How to keep your cryptocurrency safe

Oct 18
Our security team at Coinbase has noticed an increase in the inventiveness and tenacity of cybercriminals as cryptocurrency trading grows in popularity.

However, by following a few straightforward procedures, you may considerably increase your online security.

Your passwords must contain a minimum of 16 characters, be highly complicated, and be specific to each of your accounts. You can use password managers like 1Password or Dashlane to establish and remember your passwords because doing this on your own is challenging.
Use two-factor authentication (2FA) in addition to strong passwords whenever it's possible, and always use the strongest sort of 2FA that the platform permits, ideally a Yubikey or comparable hardware security key.

If possible, utilize an authentication software like Google Authenticator or Duo Security in place of SMS-based 2FA if your service provider does not support Yubikey.

If SMS-based 2FA is the only option, at least mandate that a one-time 2FA code be delivered to your handset each time you log in to prevent account access if your phone is stolen. password. Consider avoiding using this service if your company does not provide any of these choices.

In addition to employing the appropriate security measures to protect oneself, it is crucial to remain cautious when securing your accounts.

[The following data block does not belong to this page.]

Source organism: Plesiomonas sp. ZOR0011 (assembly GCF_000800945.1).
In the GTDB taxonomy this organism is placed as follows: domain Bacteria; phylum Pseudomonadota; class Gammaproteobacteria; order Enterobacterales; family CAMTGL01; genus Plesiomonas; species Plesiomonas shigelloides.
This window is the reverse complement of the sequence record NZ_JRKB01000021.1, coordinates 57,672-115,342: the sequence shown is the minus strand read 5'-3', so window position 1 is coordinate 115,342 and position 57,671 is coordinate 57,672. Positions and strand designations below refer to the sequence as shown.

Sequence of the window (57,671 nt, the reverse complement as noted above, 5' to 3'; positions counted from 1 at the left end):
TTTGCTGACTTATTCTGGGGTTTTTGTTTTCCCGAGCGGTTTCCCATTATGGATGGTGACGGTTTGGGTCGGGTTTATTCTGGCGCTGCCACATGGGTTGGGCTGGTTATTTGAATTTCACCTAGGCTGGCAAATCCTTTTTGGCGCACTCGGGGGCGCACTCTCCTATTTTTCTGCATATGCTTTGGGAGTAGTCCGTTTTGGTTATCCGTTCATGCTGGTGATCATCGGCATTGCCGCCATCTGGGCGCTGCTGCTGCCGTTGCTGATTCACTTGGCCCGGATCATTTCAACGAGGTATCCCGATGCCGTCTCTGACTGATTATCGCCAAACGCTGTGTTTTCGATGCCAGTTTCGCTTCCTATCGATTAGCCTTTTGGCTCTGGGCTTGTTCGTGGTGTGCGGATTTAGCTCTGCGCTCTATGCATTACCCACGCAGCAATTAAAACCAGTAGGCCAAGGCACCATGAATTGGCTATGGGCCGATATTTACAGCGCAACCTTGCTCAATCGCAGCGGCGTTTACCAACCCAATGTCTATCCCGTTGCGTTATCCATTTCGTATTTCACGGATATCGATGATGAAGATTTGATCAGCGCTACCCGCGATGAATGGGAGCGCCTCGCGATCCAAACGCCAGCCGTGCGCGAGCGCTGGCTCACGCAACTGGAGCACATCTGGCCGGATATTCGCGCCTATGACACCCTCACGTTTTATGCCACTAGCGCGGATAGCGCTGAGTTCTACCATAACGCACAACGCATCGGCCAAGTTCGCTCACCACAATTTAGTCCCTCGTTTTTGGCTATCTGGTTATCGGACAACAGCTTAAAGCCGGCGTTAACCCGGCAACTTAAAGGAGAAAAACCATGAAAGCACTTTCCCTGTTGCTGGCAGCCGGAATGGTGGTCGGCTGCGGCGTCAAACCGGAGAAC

Just as you wouldn't proclaim inheriting $50 million online, you shouldn't boast about your Bitcoin holdings either. Use a quick self-evaluation method to examine your internet visibility.

Hackers impersonating technical help: Even attackers impersonating customer service, like Coinbase, may ask you for account information. However, Coinbase will never request passwords, 2FA codes, PINs, or remote access to your computer.

Additionally, keep in mind that neither Apple nor Google will ever call you to ask about your machine.

Check the website address twice before logging into your account or entering any credentials, because con artists often develop bogus sites that mimic legitimate exchanges to steal account information.

If a link was included in an email that you received, copy the link and paste it into a text editor before pasting it into your browser to ensure that you are aware of its destination.

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